Santorum: Quran Burning Was ‘A Mistake Which We Should Not Have Apologized For’

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"Santorum: Quran Burning Was ‘A Mistake Which We Should Not Have Apologized For’"

Rick Santorum, appearing on ABC News’ This Week with George Stephanopoulos, made waves with his assertion that he “[doesn’t] believe in an America where the seperation between church and state is absolute.” But, having taken issue with the view espoused by Thomas Jefferson, the Supreme Court and reflected in the First Amendment to the Constitution of the United States, Santorum showed a remarkable lack of respect for the traditions and values of religions other than his own.

Responding to a question from Stephanopoulos, Santorum disagreed with President Obama’s decision to issue an apology after it emerged on Tuesday that copies of the Quran had been burned with garbage at Bagram Air Field, a U.S. base north of Kabul. “This is unacceptable, the idea that a mistake was made, clearly a mistake, which we should not have apologized for,” said Santorum. Stephanopoulos pressed Santorum on why he found the apology unacceptable:

GEORGE STEPHANOPOULOS: But if it was a mistake, isn’t apologizing the right and smart thing to do?

RICK SANTORUM: Well, again, it suggests that there is somehow blame, this is somehow that we did something wrong in the sense of doing a deliberate act wrong. I think it shows that we are — that I think it shows weakness.

Watch it:

Indeed, Santorum is correct that the inadvertent burning of Qurans doesn’t justify the more than 30 deaths from violence and suicide attacks across Afghanistan over the past week. But apologizing has been part of a U.S. effort to relieve tensions and appeal for calm across Afghanistan. The surge in violence since Tuesday has posed a serious challenge for NATO forces and Afghan President Hamid Karzai as NATO forces have drawn down and Afghan security forces take a “lead” role in combat operations.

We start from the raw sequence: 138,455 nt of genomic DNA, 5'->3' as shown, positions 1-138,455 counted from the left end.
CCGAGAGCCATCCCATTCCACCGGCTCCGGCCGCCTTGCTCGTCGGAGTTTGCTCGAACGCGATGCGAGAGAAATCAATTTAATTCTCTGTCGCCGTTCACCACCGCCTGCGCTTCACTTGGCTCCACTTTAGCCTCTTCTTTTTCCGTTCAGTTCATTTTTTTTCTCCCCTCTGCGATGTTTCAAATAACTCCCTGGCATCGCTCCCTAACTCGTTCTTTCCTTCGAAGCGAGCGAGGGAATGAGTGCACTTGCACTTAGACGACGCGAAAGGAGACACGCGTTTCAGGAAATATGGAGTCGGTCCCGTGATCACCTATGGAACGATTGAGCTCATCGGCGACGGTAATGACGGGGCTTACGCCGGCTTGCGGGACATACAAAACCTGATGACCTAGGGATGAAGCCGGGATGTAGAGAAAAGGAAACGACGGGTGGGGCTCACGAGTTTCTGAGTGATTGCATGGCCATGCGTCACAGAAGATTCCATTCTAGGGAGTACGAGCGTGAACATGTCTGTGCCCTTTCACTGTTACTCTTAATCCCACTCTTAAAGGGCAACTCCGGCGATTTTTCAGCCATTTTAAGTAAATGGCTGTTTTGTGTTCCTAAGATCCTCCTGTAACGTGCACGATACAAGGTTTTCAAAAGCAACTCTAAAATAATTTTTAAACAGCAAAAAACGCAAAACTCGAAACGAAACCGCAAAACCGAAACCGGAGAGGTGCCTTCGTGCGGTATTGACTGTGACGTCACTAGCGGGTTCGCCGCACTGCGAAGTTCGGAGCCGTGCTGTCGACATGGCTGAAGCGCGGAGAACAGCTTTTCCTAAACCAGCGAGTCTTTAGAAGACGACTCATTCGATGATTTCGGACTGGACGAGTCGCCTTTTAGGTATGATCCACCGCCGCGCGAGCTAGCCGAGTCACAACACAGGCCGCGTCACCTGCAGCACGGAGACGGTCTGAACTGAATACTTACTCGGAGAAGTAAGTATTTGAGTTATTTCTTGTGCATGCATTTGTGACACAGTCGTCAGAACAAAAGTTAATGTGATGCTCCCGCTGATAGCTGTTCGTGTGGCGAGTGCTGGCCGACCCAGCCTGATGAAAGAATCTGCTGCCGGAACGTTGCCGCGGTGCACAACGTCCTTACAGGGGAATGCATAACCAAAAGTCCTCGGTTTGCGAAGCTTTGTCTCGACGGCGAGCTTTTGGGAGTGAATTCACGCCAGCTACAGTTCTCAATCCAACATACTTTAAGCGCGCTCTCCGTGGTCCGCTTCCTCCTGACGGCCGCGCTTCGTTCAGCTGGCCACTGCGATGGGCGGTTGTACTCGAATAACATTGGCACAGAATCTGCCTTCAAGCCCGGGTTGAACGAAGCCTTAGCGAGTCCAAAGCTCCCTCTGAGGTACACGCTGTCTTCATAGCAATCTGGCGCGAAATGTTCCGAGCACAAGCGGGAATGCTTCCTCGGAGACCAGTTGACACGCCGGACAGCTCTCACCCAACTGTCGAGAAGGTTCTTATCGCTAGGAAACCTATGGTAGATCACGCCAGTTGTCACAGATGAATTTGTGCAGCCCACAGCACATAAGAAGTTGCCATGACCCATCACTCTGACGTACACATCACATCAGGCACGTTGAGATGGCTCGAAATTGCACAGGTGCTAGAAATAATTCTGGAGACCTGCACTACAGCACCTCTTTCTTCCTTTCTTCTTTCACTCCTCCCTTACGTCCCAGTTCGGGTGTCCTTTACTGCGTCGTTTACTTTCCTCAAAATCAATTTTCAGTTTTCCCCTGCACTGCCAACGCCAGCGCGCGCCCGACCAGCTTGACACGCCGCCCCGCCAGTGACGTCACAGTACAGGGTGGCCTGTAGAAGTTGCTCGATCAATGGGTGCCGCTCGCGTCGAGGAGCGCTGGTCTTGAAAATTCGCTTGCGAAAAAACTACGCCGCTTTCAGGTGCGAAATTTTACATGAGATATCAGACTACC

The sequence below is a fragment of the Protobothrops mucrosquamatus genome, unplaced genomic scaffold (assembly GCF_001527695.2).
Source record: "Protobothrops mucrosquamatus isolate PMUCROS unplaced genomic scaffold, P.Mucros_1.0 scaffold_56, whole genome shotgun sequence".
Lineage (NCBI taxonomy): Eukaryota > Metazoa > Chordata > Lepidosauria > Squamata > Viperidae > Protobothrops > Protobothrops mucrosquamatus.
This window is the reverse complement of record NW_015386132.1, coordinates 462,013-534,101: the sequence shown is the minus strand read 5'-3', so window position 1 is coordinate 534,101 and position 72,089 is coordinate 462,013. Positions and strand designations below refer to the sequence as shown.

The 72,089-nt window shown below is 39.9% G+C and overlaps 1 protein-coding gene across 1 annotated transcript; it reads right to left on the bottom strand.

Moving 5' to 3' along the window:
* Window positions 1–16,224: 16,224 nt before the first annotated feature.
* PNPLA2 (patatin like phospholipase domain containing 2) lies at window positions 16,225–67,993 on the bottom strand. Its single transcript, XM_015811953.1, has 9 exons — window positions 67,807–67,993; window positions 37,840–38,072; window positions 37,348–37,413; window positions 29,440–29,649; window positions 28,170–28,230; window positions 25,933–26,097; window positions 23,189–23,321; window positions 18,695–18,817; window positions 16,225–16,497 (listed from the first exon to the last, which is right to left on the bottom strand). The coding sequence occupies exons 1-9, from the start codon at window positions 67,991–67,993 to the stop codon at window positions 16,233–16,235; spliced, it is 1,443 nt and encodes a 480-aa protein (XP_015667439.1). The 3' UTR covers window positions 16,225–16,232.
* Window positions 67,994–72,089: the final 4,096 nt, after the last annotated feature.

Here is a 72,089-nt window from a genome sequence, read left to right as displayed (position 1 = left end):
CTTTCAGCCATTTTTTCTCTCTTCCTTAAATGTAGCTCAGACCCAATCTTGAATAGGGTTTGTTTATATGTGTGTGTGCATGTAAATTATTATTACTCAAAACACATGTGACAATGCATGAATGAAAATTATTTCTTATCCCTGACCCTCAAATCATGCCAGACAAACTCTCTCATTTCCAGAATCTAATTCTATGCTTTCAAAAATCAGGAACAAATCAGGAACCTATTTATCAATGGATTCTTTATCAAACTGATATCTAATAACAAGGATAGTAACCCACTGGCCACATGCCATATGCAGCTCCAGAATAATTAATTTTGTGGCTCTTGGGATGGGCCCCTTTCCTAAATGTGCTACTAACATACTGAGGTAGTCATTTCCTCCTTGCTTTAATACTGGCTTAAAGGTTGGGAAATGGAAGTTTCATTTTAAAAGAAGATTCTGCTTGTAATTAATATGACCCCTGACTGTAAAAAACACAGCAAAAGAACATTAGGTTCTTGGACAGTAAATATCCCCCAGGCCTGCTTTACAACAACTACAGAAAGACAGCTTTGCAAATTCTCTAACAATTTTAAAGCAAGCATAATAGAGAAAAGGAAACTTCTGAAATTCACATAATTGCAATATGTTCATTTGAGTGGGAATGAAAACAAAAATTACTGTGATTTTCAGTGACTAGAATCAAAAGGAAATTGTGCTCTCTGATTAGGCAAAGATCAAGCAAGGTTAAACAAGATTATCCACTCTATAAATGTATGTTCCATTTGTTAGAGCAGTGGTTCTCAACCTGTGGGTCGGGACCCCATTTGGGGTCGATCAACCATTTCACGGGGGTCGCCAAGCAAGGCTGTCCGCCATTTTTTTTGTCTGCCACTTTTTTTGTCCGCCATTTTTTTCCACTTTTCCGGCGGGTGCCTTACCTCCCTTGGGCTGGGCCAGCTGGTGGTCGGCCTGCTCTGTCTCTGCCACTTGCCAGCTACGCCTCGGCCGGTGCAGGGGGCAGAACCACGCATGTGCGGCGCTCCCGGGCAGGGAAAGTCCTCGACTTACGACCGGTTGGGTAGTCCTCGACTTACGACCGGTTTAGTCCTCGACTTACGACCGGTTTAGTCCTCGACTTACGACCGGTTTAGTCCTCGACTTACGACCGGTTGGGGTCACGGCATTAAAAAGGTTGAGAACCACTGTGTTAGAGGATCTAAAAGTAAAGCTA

Santorum doesn’t have a whole lot of crebility in talking about the Quran given that he once thought it was written in “Islamic.” But his assertion that U.S. forces had nothing to apologize for dovetails with his broader views on Islam. Last week, Santorum argued that “The idea that the Crusades and the fight of Christendom against Islam is somehow an aggression on our part is absolutely anti-historical,” and told a restaurant in South Carolina, “[Equality] doesn’t come from Islam. It doesn’t come from the East and Eastern religions, where does it come from? It comes from the God of Abraham, Isaac and Jacob, that’s where it comes from.”

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